In Washington, Congress hurriedly passed several bills to finance the war effort. George McClellan continued organizing the newly formed Army of the Potomac. The Federals captured a key southern port, while Confederates won a major battle in Missouri. A famed Federal general created a political controversy for the Lincoln administration.
The Confederate Territory of Arizona
John R. Baylor establishes a new territorial government for the Confederacy, and Henry H. Sibley prepares to launch his own Confederate campaign into the Southwest.
General Scott is the Great Obstacle
George B. McClellan develops a Federal war strategy while complaining that Winfield Scott is standing in his way.
Washington Could Have Been Taken
Jefferson Davis responds to allegations that he hindered the Confederate army’s ability to march on Washington after Bull Run.
The U.S. Congress approves legislation to pay for the war, including the first-ever personal income tax.
Abraham Lincoln reluctantly signs a bill into law allowing Federal commanders to seize slaves from people supporting the Confederacy.
Dimming Confederate Hopes in the Kanawha District
Feuding between Henry A. Wise and John B. Floyd greatly diminish Confederate chances of reclaiming the Kanawha Valley in western Virginia.
Simon Cameron clarifies the Lincoln administration’s policy regarding fugitive slaves escaping into Federal military lines.
I Will Gladly Give My Life for a Victory
Opposing forces inadvertently advance upon each other in southwestern Missouri, setting the stage for a battle.
Federals not only suffer a second major defeat within a month, but they lose an army commander as well.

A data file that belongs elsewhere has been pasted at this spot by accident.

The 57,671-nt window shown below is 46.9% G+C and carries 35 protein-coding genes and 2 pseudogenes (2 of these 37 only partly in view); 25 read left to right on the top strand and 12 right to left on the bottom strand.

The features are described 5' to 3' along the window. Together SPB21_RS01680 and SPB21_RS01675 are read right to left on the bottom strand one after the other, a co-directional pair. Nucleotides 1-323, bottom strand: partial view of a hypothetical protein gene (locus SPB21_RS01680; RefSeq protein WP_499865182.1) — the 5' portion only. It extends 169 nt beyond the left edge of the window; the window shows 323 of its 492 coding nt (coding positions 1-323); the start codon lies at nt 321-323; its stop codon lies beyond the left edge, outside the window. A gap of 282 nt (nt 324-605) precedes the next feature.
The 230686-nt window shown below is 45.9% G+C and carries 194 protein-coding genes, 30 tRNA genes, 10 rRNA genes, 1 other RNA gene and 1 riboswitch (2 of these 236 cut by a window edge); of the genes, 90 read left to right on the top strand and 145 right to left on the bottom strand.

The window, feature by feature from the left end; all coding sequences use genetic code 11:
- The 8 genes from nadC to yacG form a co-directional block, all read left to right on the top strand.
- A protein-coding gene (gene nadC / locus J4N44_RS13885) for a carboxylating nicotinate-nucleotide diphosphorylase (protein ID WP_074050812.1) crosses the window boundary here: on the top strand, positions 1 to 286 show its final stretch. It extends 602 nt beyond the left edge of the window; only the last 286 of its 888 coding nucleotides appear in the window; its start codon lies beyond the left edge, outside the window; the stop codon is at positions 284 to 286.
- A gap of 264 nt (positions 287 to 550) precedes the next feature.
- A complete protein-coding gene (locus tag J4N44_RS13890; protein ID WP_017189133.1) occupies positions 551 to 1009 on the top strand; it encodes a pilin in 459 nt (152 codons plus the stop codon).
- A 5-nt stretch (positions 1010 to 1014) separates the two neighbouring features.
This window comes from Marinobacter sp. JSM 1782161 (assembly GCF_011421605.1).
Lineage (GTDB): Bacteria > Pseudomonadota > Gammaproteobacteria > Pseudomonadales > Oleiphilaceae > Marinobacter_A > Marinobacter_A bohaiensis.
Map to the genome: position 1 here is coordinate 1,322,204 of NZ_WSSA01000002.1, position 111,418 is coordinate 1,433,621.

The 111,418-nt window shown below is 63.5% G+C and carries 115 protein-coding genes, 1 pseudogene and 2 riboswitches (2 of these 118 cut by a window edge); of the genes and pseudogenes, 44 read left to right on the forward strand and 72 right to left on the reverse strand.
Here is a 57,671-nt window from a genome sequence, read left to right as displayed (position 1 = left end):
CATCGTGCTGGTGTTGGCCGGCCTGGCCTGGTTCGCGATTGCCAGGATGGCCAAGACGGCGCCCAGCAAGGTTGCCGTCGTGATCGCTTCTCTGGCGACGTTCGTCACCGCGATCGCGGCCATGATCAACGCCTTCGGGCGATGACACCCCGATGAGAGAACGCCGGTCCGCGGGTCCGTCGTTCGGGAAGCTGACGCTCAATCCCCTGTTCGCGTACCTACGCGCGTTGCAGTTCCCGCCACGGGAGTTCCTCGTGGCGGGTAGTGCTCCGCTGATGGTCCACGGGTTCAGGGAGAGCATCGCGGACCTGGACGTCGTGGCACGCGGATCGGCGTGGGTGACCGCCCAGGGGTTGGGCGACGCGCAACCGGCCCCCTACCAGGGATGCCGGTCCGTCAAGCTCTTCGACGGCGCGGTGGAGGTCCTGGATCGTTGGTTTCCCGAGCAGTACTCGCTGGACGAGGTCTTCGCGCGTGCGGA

Missouri Must Now Take Her Position
Demoralized Federal troops begin a long retreat out of southwestern Missouri after their defeat at Wilson’s Creek.
George B. McClellan continues organizing his new Army of the Potomac and continues feuding with Winfield Scott.
Almost Open Opposition in Western Virginia
John B. Floyd ordered Henry A. Wise to join forces with him in western Virginia, but Wise is reluctant to comply.
Subject to Indictment and Condign Punishment
Both the Federal government and the people in the North step up scrutiny of anti-war sentiment, and constitutional guarantees are threatened.
Threatening Kentucky’s Neutrality
The recruitment of Federal troops in Kentucky threatens the state’s delicate neutrality.
Representatives of Virginia’s northwestern counties approve seceding from the state and forming the new state of Kanawha.
John B. Floyd advances unopposed in western Virginia and clashes with a Federal regiment separated from the main force.
The first Federal joint army-navy expedition of the war sets out to close one of North Carolina’s busiest ports.
The Controversial Fremont Proclamation
John C. Fremont issues controversial orders imposing martial law throughout Missouri and authorizing the forced emancipation of slaves.
Last Updated: 8/30/2021